You’re going to therapy but the experience of it can be hard to grip once you start unpacking things in your life. Just because it feels unnerving, doesn’t necessarily mean that you’re doing it wrong, it means that you’re simply entering into new territory. Shout out to you for working on something other than your career and craft and making this investment in yourself. 

Yet for all the signs and graphics telling you to go to therapy, what do we do when we get there? For many of us, getting to the session is only the very beginning of the battle, it’s what we do once we’ve made the decision to commit, that’s left up for grabs. 

So here are five things to consider for your own personal therapy practice so that you can leave room for the process to do what needs to be done. 

Things can be going well, you can be in a good place, and STILL want to go to therapy.

While it is a helpful tool for trying times, therapy is not only for sad and tragic occasions and going to therapy doesn’t always mean that something has to be wrong. It can also be helpful when you’re in a good place to just have someone objective to talk to. Every person needs an outlet and a place to release. Therapy can be that space.

Everyone’s timeline and process is different. 

In the same way your career timeline or your diet, or home, or computer desktop won’t doesn’t look like anyone else’s, your therapy journey is going to be uniquely yours. At one point you may do sessions every other week or you may go twice a week. Some people go for seven months and some are still going after seven years. Some started up and then stopped. Like any relationship, this one will also be what you make of it. Your pace and progress is up to you.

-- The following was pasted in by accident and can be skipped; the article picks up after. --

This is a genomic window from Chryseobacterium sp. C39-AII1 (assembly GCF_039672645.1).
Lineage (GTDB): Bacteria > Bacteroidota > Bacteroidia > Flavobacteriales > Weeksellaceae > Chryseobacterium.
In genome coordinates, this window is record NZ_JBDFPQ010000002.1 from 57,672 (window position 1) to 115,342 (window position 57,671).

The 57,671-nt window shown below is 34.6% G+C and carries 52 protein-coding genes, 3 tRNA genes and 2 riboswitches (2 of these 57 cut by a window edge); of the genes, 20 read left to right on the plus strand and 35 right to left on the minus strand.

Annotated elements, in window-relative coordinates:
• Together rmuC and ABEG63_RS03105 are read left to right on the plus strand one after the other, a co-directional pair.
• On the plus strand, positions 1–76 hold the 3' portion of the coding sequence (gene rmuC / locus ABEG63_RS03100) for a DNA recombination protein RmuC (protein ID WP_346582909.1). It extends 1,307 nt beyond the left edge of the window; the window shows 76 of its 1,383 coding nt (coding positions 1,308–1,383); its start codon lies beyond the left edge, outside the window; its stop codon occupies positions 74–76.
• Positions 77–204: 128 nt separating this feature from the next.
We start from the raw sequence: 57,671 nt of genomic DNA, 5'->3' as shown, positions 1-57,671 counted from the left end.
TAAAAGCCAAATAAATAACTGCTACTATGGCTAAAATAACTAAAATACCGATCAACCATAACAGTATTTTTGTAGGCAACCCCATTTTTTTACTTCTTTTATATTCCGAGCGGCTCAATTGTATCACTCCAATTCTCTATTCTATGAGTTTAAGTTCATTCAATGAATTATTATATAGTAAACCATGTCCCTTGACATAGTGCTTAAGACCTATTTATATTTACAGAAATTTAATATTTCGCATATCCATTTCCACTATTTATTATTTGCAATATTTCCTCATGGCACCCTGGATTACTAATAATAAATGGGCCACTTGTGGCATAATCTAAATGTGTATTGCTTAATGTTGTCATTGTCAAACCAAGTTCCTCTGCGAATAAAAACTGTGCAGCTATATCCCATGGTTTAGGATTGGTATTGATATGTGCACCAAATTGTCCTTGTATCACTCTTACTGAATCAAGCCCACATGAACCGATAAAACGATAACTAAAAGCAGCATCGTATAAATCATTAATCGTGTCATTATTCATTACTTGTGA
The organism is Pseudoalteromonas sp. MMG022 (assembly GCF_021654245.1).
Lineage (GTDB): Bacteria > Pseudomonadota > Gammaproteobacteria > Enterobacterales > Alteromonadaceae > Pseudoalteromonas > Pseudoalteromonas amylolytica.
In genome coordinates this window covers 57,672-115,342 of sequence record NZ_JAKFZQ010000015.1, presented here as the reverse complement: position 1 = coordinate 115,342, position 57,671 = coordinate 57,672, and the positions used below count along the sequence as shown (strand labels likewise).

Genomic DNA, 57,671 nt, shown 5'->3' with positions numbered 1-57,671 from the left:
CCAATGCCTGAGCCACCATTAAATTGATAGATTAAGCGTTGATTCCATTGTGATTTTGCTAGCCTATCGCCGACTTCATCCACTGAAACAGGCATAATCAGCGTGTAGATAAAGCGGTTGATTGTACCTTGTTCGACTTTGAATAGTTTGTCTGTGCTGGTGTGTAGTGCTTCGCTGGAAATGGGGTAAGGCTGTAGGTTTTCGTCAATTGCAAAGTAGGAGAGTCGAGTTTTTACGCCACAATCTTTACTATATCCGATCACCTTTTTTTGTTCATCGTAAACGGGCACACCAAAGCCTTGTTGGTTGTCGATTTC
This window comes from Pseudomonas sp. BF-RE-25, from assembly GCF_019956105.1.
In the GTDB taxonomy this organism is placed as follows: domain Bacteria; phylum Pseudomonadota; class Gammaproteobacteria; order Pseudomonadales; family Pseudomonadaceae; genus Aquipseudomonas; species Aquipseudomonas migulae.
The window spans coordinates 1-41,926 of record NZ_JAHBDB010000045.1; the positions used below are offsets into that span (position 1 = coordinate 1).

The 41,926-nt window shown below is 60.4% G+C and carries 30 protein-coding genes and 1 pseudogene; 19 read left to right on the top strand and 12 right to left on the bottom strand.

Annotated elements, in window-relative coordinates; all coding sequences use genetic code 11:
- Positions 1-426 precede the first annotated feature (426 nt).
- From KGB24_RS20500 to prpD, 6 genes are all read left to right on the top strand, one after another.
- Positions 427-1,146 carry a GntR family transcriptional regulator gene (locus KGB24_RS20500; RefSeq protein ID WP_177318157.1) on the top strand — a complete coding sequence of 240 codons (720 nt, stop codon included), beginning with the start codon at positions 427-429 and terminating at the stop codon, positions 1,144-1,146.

You won’t leave with answers every single time. 

Some sessions it’ll just be you and your feelings and you gotta sit with them. In the meantime, we recommend simply doing the most immediate next step towards taking care of yourself. Facing your emotions can get DEEP. 

While not clicking with a therapist can be super frustrating, it’s also super common.

As much as this may pain you, the process can be similar to dating. It is what it is. 

It’s not your therapist’s job to do the emotional work for you. 

That’s your job, your responsibility. They are here to support and aid you on this journey but they won’t guide you. Even when things don’t make sense, you still have to move intentionally on your own accord and at your own free will.

You may need space to breathe before and after sessions. 

Even if you can’t physically “see” the progress, you’re doing MAJOR work participating in therapy and every single session is making ground for something even bigger. Yes there may be revelations and uncoverings along the way but it’s the small things over time that will start to add up into personal transformations and changes. You may feel disoriented after therapy so try to schedule in space to take your time and take care of yourself. 

We may be called to be experts in our respective crafts and rightfully so but in therapy, everything that you know is challenged and you’re confronted with the fact that you may not know as much as you thought. 

Going to and participating in consistent therapy sessions will lead you to the most honest, personal, and transformative work you can do for yourself, if you’re up for doing the (inner) work.

For books that support this work, check out our Wellness and Overcoming Overthinking List.